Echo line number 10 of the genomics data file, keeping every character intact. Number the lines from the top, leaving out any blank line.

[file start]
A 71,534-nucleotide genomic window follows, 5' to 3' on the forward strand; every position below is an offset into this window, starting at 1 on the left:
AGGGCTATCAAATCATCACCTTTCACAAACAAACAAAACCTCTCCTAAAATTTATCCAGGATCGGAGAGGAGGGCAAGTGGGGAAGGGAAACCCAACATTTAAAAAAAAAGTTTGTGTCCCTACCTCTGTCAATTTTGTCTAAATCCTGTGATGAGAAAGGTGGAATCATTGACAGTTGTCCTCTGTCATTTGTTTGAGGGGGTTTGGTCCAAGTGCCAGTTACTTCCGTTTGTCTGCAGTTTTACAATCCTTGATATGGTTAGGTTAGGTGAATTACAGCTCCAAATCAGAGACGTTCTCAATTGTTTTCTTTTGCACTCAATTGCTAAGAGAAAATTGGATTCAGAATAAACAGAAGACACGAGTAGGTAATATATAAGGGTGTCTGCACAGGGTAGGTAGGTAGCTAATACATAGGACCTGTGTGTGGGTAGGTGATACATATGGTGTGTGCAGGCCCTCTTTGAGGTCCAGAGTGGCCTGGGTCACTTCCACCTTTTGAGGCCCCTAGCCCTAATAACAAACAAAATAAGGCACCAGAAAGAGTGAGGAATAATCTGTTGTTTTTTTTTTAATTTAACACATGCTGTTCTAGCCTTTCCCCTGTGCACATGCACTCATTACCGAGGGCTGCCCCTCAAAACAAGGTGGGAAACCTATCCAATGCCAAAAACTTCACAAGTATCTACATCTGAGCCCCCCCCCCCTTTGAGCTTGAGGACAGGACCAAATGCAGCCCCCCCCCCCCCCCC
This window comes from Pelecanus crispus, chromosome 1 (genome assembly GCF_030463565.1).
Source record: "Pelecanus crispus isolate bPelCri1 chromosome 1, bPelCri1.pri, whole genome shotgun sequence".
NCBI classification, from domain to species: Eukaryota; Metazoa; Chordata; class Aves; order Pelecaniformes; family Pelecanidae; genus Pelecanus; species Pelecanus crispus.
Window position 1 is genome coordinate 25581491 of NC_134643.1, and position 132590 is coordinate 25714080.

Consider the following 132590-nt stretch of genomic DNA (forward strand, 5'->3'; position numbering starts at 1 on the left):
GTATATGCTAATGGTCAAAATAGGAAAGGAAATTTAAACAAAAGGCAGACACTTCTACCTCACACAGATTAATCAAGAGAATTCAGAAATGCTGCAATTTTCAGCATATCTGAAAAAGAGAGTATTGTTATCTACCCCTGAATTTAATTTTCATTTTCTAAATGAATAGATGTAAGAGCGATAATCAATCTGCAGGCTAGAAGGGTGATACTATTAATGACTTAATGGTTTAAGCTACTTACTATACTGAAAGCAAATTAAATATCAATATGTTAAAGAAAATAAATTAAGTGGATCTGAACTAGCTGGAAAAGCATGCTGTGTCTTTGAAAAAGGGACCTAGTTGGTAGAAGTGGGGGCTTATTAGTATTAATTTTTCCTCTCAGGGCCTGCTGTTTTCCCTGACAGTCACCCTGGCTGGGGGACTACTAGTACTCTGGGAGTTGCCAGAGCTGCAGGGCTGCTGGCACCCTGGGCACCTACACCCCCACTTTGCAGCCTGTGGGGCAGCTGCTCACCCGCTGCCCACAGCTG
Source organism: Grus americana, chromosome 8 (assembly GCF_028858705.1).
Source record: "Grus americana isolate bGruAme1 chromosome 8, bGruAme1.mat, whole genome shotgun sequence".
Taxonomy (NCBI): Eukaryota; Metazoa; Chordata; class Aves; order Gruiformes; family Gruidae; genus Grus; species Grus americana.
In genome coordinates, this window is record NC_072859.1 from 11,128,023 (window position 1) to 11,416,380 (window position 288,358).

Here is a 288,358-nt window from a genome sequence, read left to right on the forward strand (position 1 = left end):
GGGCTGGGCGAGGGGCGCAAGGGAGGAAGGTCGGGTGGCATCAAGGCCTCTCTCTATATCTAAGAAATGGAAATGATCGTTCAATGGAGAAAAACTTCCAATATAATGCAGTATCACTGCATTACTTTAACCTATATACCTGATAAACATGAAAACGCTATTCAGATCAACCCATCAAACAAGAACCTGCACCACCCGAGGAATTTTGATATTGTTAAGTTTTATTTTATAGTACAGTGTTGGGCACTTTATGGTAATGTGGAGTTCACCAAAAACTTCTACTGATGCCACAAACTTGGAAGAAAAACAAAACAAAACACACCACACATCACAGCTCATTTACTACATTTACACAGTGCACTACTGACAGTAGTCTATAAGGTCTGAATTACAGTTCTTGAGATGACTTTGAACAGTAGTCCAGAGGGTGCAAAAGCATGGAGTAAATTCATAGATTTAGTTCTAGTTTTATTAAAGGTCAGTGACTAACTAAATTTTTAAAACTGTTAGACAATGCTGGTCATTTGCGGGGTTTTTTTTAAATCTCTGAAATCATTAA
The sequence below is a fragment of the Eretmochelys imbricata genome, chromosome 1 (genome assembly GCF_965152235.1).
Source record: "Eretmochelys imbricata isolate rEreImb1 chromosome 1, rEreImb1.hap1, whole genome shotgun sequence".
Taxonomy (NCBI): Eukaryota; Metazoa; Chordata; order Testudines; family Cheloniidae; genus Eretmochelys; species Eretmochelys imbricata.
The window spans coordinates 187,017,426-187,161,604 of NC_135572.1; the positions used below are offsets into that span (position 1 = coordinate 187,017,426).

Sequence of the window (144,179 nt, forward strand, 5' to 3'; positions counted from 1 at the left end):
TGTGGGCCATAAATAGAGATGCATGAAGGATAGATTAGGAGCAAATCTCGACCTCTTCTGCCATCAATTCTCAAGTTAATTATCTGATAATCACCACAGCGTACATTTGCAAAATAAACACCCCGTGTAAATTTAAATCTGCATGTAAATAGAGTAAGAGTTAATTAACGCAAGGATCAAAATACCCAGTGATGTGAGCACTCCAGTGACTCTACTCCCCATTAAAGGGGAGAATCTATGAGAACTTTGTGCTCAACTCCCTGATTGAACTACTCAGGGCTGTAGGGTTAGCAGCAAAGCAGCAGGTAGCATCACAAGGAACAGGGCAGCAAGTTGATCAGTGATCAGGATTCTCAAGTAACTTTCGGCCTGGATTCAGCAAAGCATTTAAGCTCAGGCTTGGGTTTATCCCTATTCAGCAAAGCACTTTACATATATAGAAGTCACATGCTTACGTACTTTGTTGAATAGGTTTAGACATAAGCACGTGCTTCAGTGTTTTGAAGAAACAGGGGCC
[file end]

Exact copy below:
Source record: "Grus americana isolate bGruAme1 chromosome 8, bGruAme1.mat, whole genome shotgun sequence".